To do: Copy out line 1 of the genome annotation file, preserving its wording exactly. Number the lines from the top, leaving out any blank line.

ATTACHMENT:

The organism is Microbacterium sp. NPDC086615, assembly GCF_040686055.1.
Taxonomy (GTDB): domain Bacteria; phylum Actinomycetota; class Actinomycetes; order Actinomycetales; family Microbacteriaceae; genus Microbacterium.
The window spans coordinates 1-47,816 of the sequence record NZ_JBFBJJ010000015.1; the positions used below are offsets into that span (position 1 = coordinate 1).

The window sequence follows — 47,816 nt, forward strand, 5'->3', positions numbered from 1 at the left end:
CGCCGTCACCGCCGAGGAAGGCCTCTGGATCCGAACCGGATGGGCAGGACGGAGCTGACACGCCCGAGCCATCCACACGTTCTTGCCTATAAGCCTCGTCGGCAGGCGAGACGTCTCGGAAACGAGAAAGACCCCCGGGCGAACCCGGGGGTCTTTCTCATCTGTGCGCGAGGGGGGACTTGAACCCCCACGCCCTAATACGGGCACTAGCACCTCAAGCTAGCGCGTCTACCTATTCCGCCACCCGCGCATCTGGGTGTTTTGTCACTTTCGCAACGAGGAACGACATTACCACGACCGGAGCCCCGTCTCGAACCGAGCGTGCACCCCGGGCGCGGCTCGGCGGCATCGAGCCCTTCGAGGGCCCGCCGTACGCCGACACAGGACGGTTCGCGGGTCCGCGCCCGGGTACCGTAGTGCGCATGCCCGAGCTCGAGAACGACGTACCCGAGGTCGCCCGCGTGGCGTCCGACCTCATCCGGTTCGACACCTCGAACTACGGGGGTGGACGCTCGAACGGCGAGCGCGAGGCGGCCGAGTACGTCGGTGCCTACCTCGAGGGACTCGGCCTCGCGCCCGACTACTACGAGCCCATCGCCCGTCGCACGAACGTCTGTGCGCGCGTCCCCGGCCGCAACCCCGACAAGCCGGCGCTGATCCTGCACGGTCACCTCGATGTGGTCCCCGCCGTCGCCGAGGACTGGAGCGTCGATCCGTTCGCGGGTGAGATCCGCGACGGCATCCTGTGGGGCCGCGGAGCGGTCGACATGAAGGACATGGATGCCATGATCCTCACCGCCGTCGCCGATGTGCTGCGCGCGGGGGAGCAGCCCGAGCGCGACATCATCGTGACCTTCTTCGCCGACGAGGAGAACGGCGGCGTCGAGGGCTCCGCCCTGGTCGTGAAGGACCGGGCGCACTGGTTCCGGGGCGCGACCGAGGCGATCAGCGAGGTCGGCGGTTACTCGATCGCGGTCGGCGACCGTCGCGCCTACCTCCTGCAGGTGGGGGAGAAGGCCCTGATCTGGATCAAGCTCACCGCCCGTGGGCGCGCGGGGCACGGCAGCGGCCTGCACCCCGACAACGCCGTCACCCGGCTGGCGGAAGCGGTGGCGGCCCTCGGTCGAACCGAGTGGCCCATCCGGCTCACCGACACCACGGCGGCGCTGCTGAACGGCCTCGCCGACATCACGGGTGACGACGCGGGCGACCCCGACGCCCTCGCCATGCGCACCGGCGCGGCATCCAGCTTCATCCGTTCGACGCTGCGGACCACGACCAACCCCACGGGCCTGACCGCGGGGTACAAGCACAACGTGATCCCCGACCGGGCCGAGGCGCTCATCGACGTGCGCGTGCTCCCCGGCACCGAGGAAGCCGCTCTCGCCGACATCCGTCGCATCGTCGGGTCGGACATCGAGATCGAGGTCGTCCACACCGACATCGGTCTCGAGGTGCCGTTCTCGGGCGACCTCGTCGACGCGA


The organism is Microbacterium sp. NPDC086615, assembly GCF_040686055.1.